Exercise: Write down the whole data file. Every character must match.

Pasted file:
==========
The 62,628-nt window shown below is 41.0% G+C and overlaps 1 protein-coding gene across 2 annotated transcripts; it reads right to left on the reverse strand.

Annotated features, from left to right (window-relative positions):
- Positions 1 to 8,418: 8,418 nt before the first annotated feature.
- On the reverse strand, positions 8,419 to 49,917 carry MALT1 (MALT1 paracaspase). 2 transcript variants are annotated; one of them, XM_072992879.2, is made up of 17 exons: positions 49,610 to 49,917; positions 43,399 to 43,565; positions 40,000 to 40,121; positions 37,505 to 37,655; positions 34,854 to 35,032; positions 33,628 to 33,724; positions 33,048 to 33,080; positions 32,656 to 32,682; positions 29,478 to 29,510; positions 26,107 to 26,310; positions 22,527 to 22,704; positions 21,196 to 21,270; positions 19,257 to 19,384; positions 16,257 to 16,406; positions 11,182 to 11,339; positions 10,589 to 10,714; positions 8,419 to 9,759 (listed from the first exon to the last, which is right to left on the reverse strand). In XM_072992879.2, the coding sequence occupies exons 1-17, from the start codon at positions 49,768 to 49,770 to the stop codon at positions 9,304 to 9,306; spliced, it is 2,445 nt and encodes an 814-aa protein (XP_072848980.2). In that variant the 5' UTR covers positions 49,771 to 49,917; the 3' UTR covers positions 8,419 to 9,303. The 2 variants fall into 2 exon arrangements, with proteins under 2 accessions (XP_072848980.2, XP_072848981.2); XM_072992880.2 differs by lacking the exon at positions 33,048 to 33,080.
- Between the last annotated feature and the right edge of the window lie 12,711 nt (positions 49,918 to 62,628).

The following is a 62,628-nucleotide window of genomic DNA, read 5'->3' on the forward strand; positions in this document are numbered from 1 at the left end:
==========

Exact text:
The 62,628-nt window shown below is 41.0% G+C and overlaps 1 protein-coding gene across 2 annotated transcripts; it reads right to left on the reverse strand.

Annotated features, from left to right (window-relative positions):
- Positions 1 to 8,418: 8,418 nt before the first annotated feature.
- On the reverse strand, positions 8,419 to 49,917 carry MALT1 (MALT1 paracaspase). 2 transcript variants are annotated; one of them, XM_072992879.2, is made up of 17 exons: positions 49,610 to 49,917; positions 43,399 to 43,565; positions 40,000 to 40,121; positions 37,505 to 37,655; positions 34,854 to 35,032; positions 33,628 to 33,724; positions 33,048 to 33,080; positions 32,656 to 32,682; positions 29,478 to 29,510; positions 26,107 to 26,310; positions 22,527 to 22,704; positions 21,196 to 21,270; positions 19,257 to 19,384; positions 16,257 to 16,406; positions 11,182 to 11,339; positions 10,589 to 10,714; positions 8,419 to 9,759 (listed from the first exon to the last, which is right to left on the reverse strand). In XM_072992879.2, the coding sequence occupies exons 1-17, from the start codon at positions 49,768 to 49,770 to the stop codon at positions 9,304 to 9,306; spliced, it is 2,445 nt and encodes an 814-aa protein (XP_072848980.2). In that variant the 5' UTR covers positions 49,771 to 49,917; the 3' UTR covers positions 8,419 to 9,303. The 2 variants fall into 2 exon arrangements, with proteins under 2 accessions (XP_072848980.2, XP_072848981.2); XM_072992880.2 differs by lacking the exon at positions 33,048 to 33,080.
- Between the last annotated feature and the right edge of the window lie 12,711 nt (positions 49,918 to 62,628).

The following is a 62,628-nucleotide window of genomic DNA, read 5'->3' on the forward strand; positions in this document are numbered from 1 at the left end: